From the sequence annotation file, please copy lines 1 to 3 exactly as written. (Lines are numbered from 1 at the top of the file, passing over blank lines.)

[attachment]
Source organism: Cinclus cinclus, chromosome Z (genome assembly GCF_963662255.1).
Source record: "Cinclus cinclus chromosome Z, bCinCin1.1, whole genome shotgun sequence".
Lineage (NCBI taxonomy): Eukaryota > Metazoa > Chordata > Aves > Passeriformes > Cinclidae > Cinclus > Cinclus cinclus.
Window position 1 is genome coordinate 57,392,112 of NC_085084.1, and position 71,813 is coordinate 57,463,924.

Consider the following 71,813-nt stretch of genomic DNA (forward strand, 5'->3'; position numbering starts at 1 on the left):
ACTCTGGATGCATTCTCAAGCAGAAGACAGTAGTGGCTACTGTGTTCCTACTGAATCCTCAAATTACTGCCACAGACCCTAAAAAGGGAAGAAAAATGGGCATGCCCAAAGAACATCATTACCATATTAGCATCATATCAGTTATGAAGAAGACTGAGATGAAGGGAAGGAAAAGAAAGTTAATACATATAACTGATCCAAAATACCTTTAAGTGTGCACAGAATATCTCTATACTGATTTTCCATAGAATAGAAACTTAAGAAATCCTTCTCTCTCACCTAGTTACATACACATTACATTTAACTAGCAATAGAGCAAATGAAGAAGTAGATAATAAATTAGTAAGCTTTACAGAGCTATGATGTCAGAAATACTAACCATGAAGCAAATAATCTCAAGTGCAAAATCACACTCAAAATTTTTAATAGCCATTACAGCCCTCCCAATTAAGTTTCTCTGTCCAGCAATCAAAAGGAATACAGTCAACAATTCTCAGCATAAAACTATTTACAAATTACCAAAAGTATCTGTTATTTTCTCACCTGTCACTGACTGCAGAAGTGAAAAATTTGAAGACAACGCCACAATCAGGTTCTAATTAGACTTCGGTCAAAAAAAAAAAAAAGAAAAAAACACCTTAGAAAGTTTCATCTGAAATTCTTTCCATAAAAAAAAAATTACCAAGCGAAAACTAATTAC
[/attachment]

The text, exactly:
Source organism: Cinclus cinclus, chromosome Z (genome assembly GCF_963662255.1).
Source record: "Cinclus cinclus chromosome Z, bCinCin1.1, whole genome shotgun sequence".
Lineage (NCBI taxonomy): Eukaryota > Metazoa > Chordata > Aves > Passeriformes > Cinclidae > Cinclus > Cinclus cinclus.